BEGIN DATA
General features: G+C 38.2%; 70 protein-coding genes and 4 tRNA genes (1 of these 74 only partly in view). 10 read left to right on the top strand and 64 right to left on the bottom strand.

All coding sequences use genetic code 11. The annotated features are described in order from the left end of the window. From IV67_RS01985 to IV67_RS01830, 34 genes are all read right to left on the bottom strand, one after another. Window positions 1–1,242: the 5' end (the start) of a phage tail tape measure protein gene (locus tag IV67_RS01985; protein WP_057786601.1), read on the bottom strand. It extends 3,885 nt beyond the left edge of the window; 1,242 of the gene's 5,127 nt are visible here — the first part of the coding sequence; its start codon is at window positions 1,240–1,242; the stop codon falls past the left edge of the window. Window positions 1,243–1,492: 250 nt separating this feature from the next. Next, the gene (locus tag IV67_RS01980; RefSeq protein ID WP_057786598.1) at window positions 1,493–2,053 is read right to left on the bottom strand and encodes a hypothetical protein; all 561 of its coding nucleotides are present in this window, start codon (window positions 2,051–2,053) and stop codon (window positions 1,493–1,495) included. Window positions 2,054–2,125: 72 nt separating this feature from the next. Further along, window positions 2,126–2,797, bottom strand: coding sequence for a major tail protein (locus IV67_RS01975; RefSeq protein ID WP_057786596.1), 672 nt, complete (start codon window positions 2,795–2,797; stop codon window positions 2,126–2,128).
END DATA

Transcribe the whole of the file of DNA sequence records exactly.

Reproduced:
General features: G+C 38.2%; 70 protein-coding genes and 4 tRNA genes (1 of these 74 only partly in view). 10 read left to right on the top strand and 64 right to left on the bottom strand.

All coding sequences use genetic code 11. The annotated features are described in order from the left end of the window. From IV67_RS01985 to IV67_RS01830, 34 genes are all read right to left on the bottom strand, one after another. Window positions 1–1,242: the 5' end (the start) of a phage tail tape measure protein gene (locus tag IV67_RS01985; protein WP_057786601.1), read on the bottom strand. It extends 3,885 nt beyond the left edge of the window; 1,242 of the gene's 5,127 nt are visible here — the first part of the coding sequence; its start codon is at window positions 1,240–1,242; the stop codon falls past the left edge of the window. Window positions 1,243–1,492: 250 nt separating this feature from the next. Next, the gene (locus tag IV67_RS01980; RefSeq protein ID WP_057786598.1) at window positions 1,493–2,053 is read right to left on the bottom strand and encodes a hypothetical protein; all 561 of its coding nucleotides are present in this window, start codon (window positions 2,051–2,053) and stop codon (window positions 1,493–1,495) included. Window positions 2,054–2,125: 72 nt separating this feature from the next. Further along, window positions 2,126–2,797, bottom strand: coding sequence for a major tail protein (locus IV67_RS01975; RefSeq protein ID WP_057786596.1), 672 nt, complete (start codon window positions 2,795–2,797; stop codon window positions 2,126–2,128).